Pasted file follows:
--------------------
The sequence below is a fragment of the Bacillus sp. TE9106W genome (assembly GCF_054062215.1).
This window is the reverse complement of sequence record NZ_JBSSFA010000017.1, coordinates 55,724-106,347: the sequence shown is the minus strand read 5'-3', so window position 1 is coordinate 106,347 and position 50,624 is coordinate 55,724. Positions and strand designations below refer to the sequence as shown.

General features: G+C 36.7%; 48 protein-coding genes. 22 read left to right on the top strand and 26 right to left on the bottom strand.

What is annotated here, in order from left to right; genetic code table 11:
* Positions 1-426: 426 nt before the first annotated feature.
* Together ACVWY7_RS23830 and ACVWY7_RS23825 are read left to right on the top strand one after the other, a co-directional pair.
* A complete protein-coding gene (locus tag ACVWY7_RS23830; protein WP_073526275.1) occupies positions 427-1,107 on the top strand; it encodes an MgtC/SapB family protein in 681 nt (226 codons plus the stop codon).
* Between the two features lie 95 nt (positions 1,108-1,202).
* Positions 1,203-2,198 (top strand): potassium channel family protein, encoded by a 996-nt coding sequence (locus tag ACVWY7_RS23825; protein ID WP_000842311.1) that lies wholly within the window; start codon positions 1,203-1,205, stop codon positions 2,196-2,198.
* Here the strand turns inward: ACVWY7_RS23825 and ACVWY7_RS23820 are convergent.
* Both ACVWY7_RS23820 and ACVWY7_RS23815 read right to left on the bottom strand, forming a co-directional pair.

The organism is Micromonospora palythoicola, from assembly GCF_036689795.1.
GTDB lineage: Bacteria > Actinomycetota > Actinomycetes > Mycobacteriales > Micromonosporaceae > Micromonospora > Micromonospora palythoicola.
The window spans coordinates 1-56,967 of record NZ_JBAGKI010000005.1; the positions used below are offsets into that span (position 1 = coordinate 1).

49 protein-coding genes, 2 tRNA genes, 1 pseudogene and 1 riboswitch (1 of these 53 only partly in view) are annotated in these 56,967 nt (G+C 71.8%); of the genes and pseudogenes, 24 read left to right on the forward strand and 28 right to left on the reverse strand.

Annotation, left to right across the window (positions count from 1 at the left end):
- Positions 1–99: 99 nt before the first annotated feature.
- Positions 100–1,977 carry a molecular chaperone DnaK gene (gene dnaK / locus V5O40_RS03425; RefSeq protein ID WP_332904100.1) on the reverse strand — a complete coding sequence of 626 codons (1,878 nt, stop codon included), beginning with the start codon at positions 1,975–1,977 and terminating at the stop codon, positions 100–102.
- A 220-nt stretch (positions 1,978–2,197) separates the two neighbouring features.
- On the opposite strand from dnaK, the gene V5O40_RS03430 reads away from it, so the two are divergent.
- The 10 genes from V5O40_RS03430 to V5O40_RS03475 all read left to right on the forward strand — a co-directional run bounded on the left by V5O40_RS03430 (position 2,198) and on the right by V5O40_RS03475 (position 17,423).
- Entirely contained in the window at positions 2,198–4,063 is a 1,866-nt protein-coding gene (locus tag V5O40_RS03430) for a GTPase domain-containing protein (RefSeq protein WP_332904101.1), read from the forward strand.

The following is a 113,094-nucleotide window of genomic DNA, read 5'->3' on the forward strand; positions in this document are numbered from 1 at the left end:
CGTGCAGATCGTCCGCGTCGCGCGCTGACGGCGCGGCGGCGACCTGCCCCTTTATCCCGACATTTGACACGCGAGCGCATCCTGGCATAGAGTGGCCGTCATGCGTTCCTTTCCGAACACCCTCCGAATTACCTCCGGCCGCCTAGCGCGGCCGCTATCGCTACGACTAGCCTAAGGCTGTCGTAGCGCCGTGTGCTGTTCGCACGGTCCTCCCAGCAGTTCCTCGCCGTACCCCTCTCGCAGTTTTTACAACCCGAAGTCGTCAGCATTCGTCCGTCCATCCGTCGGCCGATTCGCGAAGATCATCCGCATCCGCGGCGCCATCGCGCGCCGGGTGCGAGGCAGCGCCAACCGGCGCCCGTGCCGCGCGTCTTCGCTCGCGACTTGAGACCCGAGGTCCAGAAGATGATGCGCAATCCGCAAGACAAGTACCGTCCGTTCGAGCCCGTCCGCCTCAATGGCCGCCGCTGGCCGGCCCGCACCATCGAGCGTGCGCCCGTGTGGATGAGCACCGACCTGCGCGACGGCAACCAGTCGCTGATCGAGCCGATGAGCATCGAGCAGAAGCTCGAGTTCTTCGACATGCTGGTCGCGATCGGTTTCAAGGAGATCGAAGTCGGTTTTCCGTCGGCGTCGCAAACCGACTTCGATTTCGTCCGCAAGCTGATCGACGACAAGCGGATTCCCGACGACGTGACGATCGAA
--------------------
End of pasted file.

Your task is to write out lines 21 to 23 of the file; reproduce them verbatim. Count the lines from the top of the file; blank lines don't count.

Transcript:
- The 10 genes from V5O40_RS03430 to V5O40_RS03475 all read left to right on the forward strand — a co-directional run bounded on the left by V5O40_RS03430 (position 2,198) and on the right by V5O40_RS03475 (position 17,423).
- Entirely contained in the window at positions 2,198–4,063 is a 1,866-nt protein-coding gene (locus tag V5O40_RS03430) for a GTPase domain-containing protein (RefSeq protein WP_332904101.1), read from the forward strand.

The following is a 113,094-nucleotide window of genomic DNA, read 5'->3' on the forward strand; positions in this document are numbered from 1 at the left end: